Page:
Entrepreneurs aim to make Limerick a European sports tech hub

21 Jun 2017

From left: Niall O’Callaghan, mid-west regional manager, IDA Ireland; Keith Wood, SportsTech adviser and investor; Len Middleton, professor of entrepreneurship, University of Michigan; Gary Ryan, two-time Olympian and head of UL BEO; with SportsTech founders Emily Ross, Gráinne Barry and Martina Skelly. Image: SportsTech Ireland

Limerick is sporting a passion for tech, and SportsTech Ireland is right behind it.

A new initiative that seeks to develop sports technology research and business growth in Ireland has been set up in Limerick, spearheaded by three local entrepreneurs.

The SportsTech Ireland initiative builds on efforts to create a National Sports Cluster in Limerick and its hinterland, which could create up to 500 jobs.

‘Limerick is at the heart of Ireland’s passion for sport’

SportsTech Ireland is the brainchild of entrepreneurs Martina Skelly of patient-booking platform YellowSchedule, Gráinne Barry of digital health start-up Salaso, and Emily Ross of specialist PR firm Ink and Vine.

Team effort

The initiative aims to be a bridge between commercial bodies, start-ups, entrepreneurs, research facilities and VCs, and has partnered with a number of international organisations to help position Ireland as a global destination for sports tech companies.

“Sports technology is a fast-moving vertical with massive evolutions in everything from wearables, to player analytics, to sports performance measurement,” Skelly explained.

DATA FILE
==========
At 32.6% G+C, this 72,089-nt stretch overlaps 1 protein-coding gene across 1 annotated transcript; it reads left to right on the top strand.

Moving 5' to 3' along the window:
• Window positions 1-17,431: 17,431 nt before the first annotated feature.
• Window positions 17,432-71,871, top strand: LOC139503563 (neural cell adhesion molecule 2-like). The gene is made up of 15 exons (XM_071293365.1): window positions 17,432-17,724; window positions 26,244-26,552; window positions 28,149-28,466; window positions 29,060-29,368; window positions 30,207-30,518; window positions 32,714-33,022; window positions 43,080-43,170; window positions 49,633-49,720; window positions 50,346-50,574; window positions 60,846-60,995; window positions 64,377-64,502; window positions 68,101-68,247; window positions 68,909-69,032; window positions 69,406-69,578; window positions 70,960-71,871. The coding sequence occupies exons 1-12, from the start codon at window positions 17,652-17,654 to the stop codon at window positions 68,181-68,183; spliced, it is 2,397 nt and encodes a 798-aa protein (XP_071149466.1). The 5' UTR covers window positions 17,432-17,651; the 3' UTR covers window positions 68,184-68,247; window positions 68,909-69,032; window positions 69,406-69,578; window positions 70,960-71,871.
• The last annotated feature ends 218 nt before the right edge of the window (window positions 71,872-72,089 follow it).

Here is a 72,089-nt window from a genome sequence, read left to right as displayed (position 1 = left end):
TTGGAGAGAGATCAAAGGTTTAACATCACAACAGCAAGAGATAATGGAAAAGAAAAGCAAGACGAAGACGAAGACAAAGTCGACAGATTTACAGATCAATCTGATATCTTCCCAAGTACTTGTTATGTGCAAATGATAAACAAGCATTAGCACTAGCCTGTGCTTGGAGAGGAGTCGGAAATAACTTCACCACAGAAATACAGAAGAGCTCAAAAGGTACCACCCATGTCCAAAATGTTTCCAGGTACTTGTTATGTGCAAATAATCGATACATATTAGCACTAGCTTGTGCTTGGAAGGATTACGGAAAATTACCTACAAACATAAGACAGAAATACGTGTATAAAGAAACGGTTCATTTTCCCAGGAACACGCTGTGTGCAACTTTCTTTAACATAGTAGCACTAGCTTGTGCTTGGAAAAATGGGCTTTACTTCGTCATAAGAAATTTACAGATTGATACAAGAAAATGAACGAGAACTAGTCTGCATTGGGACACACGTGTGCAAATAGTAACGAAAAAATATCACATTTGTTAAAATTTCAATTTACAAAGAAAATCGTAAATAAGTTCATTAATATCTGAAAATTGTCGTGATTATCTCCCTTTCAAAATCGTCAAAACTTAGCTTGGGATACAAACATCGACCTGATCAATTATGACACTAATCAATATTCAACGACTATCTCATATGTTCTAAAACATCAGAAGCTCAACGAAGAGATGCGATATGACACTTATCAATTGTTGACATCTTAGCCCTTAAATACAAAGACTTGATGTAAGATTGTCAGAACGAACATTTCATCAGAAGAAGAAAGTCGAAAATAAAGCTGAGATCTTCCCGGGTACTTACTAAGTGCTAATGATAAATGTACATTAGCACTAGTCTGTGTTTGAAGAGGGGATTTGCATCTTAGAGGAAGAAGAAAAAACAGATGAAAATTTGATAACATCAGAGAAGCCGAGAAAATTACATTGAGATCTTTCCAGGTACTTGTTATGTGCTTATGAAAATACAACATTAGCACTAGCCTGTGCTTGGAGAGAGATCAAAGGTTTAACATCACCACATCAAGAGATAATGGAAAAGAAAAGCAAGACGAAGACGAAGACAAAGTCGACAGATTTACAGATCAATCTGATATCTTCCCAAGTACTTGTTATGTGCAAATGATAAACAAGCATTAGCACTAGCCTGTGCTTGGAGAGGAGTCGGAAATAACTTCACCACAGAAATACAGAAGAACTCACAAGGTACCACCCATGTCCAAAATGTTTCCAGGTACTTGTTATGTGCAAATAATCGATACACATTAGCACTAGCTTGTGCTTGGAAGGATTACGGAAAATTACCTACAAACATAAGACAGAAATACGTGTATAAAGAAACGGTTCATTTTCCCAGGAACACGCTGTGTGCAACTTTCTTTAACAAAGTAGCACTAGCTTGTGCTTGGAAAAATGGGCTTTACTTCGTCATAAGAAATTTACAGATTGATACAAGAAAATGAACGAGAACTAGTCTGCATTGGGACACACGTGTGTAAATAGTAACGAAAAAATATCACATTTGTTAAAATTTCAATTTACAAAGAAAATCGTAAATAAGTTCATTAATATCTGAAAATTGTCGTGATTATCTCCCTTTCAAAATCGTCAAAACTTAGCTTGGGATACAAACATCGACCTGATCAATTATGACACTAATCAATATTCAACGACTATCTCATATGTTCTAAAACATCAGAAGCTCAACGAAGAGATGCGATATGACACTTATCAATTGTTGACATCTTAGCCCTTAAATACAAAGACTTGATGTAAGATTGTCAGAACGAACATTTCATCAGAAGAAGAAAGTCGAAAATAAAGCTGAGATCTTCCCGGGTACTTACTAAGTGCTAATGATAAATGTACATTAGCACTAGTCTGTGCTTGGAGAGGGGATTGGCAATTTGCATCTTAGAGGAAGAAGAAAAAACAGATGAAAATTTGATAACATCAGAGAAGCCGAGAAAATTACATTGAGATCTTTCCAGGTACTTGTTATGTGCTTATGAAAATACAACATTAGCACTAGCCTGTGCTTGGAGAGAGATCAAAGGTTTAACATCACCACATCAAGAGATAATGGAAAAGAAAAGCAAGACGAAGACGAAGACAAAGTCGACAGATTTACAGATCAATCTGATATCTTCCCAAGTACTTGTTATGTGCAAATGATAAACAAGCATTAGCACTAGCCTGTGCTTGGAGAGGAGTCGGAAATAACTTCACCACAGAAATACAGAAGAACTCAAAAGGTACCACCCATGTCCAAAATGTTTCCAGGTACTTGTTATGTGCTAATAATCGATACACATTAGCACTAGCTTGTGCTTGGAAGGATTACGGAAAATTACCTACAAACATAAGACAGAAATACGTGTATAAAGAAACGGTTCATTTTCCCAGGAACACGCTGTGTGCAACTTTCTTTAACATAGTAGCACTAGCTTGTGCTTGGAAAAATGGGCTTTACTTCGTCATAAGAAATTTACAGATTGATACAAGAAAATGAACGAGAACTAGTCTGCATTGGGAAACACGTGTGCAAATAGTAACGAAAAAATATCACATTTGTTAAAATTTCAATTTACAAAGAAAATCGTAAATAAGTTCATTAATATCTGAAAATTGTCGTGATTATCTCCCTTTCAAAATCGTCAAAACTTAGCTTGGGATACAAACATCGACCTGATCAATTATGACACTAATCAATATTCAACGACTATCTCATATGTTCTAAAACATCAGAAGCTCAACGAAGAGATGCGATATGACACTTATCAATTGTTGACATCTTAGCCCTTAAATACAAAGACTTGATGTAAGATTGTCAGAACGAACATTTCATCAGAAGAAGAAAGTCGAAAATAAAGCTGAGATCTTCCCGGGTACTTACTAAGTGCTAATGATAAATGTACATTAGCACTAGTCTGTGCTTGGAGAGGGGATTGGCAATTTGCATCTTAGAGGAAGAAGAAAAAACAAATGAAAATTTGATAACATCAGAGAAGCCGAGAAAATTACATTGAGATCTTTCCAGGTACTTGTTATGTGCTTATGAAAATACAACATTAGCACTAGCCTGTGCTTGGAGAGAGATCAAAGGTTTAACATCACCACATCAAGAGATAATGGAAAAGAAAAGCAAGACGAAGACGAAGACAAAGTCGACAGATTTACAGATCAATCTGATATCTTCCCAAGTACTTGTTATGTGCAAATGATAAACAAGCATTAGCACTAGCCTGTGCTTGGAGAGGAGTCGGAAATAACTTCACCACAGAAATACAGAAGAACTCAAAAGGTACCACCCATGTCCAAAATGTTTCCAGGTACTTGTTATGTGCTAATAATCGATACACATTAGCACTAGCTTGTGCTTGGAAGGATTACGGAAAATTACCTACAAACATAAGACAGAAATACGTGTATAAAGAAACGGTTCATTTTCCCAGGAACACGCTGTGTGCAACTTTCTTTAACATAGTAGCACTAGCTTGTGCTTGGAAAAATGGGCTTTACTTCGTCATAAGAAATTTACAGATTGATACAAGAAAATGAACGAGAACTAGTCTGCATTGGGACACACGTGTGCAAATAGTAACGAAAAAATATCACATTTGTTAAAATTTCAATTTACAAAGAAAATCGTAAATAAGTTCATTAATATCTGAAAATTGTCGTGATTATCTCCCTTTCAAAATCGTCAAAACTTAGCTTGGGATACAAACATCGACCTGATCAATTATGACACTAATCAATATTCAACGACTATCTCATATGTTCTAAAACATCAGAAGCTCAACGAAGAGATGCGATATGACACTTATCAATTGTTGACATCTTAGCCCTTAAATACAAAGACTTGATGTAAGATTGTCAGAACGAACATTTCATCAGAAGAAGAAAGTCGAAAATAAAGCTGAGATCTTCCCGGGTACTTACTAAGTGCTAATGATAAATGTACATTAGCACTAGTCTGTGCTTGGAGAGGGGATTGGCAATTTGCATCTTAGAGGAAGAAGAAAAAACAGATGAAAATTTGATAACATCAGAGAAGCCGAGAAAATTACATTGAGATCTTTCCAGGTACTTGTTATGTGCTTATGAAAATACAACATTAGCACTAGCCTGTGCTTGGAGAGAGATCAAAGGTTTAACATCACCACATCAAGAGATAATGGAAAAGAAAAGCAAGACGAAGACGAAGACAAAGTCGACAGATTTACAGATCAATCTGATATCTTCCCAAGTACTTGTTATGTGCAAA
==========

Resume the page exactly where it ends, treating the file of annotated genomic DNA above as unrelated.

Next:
“Our research indicates that the market will be worth over $113bn by 2021. Ireland is perfectly positioned to be a gateway for sports tech companies in the US, and to drive growth – both indigenous and from abroad – through the creation of a strong support network on the ground.”

The not-for-profit initiative is committed to doubling the number of sports tech companies operating in Ireland by 2020, through mentoring and commercialisation programmes, the promotion of research and the positioning of a landing zone, with a dedicated performance lab for organisations looking to locate in the country.

Ross said: “We’ve been working hard over the past year connecting the dots.

“That means reaching out to athletes, coaches, educators, innovators and entrepreneurs to build a network that supports the sharing of ideas, experience and research. Sports tech hubs in Tel Aviv, Paris and Berlin are leading the way and, with their help, we are taking what works to create the best possible ecosystem here in Ireland.”

Barry added that Limerick is the ideal home for SportsTech Ireland.

“Limerick is at the heart of Ireland’s passion for sport. Not only that, a world-class university and sporting campus, access to the airport, competitive costs, and a wealth of space all combine to make Limerick one of the most attractive cities in Europe to do business.

“With over 40 such companies already in Ireland, the opportunity existed to bring them together for collaboration and a network effect.”

John Kennedy is a journalist who served as editor of Silicon Republic for 17 years